HelloWorld

Tapper team edited this page Jul 29, 2016 · 36 revisions

(Last verified at 2016-03-03 by renormalist)

Table of Contents
# Overview
  1. Build a Tapper from CPAN only

  2. Initialize a ~/.tapper/ with user config, SQLite databases and examples

  3. Run the central daemons for collecting test reports and the query api

  4. Run the web gui to view reports

Essentially it's the test result database without automation.

# Installation

Install libraries

sudo apt-get install gcc
sudo apt-get install make
sudo apt-get install libsqlite3-dev
sudo apt-get install libpq-dev # probably really needed currently
sudo apt-get install libexpat1-dev
sudo apt-get install libxml2-dev
sudo apt-get install libz-dev
sudo apt-get install libgmp-dev
sudo apt-get install curl

Install your own Perl

curl -kL http://install.perlbrew.pl | bash
source ~/perl5/perlbrew/etc/bashrc
# (and also add this line to your ~/.bashrc)
perlbrew install perl-5.22.2
perlbrew switch perl-5.22.2
curl -L http://cpanmin.us | perl - App::cpanminus

Install Tapper

Some workarounds, until we know better:

cpanm Template::Plugin::Autoformat
cpanm JSON
cpanm Type::Tiny
cpanm Catalyst::Action::RenderView
cpanm TAP::Harness::Archive

Now we go on normally:

$ cpanm Task::Tapper::Hello::World
# Initialize Tapper
$ tapper init --default

Try Tapper

## Start Tapper daemons

You need several daemons running, e.g. in several terminals.

  • Web interface to browse reports:
  $ tapper_reports_web_server.pl
  • Reports receiver:
  $ tapper-reports-receiver
  • Reports query API
  $ tapper-reports-api
## Execute tests

Set your environment

Several env vars are used to specify where the central server is, here it's about where to send test results. For this hello-world we point them to our localhost:

  $ source $HOME/.tapper/hello-world/00-set-environment/local-tapper-env.inc

Run example tests and report results

  $ cd $HOME/.tapper/hello-world/01-executing-tests/

You can execute the scripts with prove (already available in your Linux distro) which executes the tests but does not report results to the server:

$ prove     t/basic/example-01-basic.t
$ prove -v  t/basic/example-01-basic.t
$ prove -r  t/                           # recursive
$ prove -rv t/                           # verbose
$ prove -r  t/basic                      # subset only
$ prove -r  t/complex                    # subset only

For running the tests inclusive reporting their results to the Tapper server (defined by $TAPPER_REPORT_SERVER) you execute them directly:

$ t/basic/example-01-basic.t
$ for t in $(find t/ -name "*.t") ; do $t ; done

Just for later examples let's generate a series of fake benchmarks:

$ for i in $(seq 1 5) ; do t/basic/example-03-benchmarks.t ; done

More info

The utility libraries should be accessible, here we made tapper-autoreport directly available. See http://github.com/tapper/Tapper-autoreport for more.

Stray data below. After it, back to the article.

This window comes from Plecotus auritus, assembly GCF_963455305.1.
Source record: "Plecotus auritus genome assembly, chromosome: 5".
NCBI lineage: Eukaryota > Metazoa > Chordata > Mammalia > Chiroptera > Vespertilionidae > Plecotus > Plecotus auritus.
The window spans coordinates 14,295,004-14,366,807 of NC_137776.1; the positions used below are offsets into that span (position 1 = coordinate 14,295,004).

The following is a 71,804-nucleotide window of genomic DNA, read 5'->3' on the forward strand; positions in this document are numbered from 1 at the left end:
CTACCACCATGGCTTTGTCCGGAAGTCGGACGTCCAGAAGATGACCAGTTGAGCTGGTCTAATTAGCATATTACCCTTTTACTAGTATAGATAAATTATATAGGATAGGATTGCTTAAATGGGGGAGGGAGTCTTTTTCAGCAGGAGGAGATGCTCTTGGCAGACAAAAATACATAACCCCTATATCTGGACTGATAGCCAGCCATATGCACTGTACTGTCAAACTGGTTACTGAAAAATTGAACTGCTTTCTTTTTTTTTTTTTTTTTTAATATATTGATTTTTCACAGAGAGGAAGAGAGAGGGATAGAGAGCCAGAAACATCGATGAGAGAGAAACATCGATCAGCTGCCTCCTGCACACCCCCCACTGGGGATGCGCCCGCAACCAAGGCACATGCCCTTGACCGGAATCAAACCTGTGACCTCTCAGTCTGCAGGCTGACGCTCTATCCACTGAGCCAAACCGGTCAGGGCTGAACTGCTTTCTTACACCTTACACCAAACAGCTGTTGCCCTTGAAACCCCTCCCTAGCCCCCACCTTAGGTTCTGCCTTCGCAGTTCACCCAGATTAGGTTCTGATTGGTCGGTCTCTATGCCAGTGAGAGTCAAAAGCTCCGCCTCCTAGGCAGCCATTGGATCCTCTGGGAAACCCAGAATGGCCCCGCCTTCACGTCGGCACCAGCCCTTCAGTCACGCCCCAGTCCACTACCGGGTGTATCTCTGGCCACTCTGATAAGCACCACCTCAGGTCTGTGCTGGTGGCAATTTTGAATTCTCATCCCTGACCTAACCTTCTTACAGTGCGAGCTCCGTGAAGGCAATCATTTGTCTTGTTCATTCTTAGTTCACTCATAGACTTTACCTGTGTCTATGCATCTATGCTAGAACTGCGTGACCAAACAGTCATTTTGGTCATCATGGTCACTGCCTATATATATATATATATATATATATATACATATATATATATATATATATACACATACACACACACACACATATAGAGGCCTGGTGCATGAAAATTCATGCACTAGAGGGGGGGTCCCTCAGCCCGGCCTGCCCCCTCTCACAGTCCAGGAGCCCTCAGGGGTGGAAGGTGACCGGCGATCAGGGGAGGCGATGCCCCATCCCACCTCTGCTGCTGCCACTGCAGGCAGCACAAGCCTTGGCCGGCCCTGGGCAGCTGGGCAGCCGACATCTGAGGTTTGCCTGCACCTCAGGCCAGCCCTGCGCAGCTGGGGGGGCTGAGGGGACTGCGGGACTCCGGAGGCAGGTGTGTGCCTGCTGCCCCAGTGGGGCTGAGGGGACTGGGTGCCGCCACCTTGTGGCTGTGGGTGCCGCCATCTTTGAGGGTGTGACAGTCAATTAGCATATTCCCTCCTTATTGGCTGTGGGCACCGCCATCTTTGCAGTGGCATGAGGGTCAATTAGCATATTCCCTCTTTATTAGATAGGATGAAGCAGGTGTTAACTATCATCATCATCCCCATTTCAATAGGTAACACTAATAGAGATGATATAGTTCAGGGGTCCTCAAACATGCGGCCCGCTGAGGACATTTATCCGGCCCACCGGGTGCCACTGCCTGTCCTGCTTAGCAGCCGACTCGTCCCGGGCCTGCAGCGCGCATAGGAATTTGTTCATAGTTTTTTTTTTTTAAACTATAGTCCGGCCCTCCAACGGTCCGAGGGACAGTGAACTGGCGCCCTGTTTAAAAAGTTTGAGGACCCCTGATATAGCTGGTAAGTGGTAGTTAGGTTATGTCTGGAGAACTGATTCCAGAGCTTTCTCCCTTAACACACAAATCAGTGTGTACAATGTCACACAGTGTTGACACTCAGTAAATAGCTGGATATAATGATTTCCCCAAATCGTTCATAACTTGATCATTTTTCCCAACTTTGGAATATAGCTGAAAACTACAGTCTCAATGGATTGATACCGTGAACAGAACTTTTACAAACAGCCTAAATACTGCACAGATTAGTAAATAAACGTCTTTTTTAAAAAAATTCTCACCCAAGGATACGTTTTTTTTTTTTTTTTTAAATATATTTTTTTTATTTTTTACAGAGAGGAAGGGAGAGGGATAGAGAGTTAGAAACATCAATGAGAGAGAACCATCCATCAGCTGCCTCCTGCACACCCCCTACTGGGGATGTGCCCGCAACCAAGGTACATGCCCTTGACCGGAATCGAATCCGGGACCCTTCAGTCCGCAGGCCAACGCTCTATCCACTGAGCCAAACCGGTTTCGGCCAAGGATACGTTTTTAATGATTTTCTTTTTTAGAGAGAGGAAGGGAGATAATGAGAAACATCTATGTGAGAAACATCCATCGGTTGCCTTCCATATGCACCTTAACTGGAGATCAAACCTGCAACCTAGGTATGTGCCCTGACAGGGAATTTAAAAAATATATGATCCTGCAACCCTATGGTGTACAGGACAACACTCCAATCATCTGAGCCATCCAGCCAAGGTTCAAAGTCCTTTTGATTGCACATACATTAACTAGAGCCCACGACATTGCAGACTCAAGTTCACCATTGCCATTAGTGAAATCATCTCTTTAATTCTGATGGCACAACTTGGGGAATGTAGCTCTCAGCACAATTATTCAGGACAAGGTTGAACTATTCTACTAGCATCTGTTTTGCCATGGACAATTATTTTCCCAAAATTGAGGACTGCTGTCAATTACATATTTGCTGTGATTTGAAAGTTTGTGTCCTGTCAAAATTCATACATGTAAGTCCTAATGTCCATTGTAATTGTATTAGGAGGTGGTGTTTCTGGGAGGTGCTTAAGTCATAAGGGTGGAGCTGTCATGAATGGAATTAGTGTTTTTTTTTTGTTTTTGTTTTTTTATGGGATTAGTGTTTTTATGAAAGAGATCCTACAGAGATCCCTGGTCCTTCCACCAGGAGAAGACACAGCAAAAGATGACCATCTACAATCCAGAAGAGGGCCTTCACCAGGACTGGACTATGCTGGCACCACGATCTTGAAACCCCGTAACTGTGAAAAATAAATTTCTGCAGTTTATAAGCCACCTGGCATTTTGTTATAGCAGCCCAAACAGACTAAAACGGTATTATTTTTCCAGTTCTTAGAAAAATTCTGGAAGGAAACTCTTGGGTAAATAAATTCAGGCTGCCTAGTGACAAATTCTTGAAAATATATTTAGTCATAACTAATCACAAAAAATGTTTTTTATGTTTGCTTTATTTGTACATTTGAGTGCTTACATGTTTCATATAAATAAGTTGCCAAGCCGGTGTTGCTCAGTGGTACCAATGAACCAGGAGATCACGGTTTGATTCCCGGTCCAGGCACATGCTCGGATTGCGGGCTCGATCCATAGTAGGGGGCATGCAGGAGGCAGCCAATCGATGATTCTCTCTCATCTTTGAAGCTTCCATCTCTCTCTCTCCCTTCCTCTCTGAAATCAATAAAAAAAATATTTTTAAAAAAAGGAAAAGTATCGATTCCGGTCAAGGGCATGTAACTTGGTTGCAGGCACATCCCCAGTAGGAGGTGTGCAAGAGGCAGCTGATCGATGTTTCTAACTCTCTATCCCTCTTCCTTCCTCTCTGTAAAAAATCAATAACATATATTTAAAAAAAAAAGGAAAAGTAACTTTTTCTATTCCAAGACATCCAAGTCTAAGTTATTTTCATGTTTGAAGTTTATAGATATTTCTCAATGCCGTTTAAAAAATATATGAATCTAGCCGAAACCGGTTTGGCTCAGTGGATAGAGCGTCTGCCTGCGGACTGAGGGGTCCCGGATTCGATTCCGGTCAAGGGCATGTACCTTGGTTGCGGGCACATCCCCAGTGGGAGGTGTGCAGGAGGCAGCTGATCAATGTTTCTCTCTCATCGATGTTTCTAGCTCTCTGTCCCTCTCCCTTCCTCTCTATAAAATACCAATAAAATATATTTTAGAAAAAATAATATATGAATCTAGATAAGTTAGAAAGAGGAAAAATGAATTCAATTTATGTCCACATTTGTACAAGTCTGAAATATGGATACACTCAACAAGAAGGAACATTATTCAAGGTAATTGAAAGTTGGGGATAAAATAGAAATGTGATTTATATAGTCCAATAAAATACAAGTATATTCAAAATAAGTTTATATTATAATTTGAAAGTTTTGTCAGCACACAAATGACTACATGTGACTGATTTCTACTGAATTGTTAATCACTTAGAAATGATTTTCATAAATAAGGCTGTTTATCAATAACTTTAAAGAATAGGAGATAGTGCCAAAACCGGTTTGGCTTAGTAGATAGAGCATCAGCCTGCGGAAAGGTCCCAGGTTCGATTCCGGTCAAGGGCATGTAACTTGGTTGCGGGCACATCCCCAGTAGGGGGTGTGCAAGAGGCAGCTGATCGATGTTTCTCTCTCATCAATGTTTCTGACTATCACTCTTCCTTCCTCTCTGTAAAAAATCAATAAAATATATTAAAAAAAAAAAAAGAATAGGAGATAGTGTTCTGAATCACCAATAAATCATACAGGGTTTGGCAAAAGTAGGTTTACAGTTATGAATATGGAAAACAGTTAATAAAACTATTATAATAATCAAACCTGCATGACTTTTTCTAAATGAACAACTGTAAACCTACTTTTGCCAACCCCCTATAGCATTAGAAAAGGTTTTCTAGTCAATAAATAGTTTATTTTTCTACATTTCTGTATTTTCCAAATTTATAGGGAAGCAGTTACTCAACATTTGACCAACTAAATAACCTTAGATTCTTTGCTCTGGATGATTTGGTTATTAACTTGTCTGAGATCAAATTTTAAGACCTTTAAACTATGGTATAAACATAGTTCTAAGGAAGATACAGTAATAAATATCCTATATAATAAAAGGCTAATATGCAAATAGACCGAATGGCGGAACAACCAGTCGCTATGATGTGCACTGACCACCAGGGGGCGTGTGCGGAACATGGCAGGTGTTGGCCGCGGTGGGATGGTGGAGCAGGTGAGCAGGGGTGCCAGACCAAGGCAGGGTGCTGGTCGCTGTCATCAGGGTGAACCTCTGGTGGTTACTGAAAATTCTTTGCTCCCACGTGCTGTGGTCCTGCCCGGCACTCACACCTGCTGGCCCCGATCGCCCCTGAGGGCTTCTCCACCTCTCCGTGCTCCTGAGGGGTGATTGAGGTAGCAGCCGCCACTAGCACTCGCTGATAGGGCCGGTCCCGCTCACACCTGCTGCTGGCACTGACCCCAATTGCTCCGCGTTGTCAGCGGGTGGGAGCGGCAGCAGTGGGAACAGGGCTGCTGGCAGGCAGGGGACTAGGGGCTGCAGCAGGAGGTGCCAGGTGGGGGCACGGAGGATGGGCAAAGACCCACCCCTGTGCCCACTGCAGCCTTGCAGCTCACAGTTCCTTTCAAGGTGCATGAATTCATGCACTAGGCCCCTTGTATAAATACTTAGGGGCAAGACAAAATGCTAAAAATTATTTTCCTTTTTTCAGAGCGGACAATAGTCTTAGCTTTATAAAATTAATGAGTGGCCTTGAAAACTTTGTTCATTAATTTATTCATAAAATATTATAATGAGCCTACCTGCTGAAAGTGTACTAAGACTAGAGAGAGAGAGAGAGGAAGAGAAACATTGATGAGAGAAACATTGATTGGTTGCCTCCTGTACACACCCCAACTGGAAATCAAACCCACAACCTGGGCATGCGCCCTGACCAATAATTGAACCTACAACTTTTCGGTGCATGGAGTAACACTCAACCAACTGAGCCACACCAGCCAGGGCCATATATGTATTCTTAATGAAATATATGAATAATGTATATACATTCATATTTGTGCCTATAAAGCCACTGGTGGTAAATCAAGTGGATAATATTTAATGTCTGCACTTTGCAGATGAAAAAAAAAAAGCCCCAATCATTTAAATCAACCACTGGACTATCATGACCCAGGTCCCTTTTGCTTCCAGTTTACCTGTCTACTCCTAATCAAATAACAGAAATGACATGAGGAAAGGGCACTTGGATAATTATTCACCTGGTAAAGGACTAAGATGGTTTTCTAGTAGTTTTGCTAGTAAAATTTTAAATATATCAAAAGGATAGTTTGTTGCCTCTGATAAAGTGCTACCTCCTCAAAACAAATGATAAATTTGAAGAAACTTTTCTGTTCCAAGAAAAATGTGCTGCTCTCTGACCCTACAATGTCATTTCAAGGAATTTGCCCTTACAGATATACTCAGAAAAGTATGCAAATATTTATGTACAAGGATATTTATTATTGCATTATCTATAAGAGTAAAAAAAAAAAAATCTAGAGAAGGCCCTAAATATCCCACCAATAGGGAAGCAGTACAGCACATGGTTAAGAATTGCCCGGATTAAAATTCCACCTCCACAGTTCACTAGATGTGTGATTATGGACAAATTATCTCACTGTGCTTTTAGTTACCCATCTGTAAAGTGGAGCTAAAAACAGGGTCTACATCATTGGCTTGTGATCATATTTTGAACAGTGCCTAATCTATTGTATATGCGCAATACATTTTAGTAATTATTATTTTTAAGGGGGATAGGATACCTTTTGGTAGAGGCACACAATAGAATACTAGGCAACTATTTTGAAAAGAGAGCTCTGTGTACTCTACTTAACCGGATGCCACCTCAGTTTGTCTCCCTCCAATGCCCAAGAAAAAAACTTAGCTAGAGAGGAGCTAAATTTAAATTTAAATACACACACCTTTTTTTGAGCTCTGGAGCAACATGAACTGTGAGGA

## Evaluate tests

The query API works by sending templates to the server which are evaluated and sent back. Inside the templates you use a query language to fetch values from the test results db.

Simple results

  $ cd $HOME/.tapper/hello-world/02-query-api/
  $ cat hello.tt | netcat localhost 7358
    Planned tests:
       5
       5
       5
       5
## Benchmarks - part 1: the super-generic but slow way

The query mechanism is the same as above, just the templates are more complex, e.g. to select values that are deeper embedded in the test results:

  $ cat benchmarks.tt | netcat localhost 7358
    Benchmarks:
       1995.10
       1995.10
       1995.10
       1995.10

Now let's generate a gnuplot file with those data:

  $ cat benchmarks-gnuplot.tt | netcat localhost 7358
    #! /usr/bin/env gnuplot
    TITLE = "Example bogomips"
    set title TITLE offset char 0, char -1
    set style data linespoints
    set xtics rotate by 45
    set xtics out offset 0,-2.0
    set term png size 1200, 800
    set output "example-03-benchmarks.png"
    
    plot '-' using 1:2 with linespoints lt 3 lw 1 title "ratio"
    
           19 1995.10
           25 1995.10
           31 1995.10
           32 1995.10

You can also directly pipe such a result into gnuplot:

  $ cat benchmarks-gnuplot.tt | netcat localhost 7358 | gnuplot
  $ eog example-03-benchmarks.png

See this presentation pages 110-127 for more information about the query language.

## Benchmarks - part 2: the BenchmarkAnything subsystem

There is a special schema for embedding benchmarks in test reports. Those numbers are stored in a separate database specialized on that. The cmdline frontend is ``benchmarkanything-storage```.

  • Show the metric names collected so far:
 $ benchmarkanything-storage listnames            # json output
 $ benchmarkanything-storage listnames -o flat    # plain text suited for shell tools
    hello-world.example.bogomips
    tap.summary.section.example_03_benchmarks.all_passed
    tap.summary.section.example_03_benchmarks.has_errors
    tap.summary.section.example_03_benchmarks.has_problems
    tap.summary.section.example_03_benchmarks.failed
    tap.summary.section.example_03_benchmarks.parse_errors
    tap.summary.section.example_03_benchmarks.total
    tap.summary.section.example_03_benchmarks.passed
    tap.summary.section.example_03_benchmarks.skipped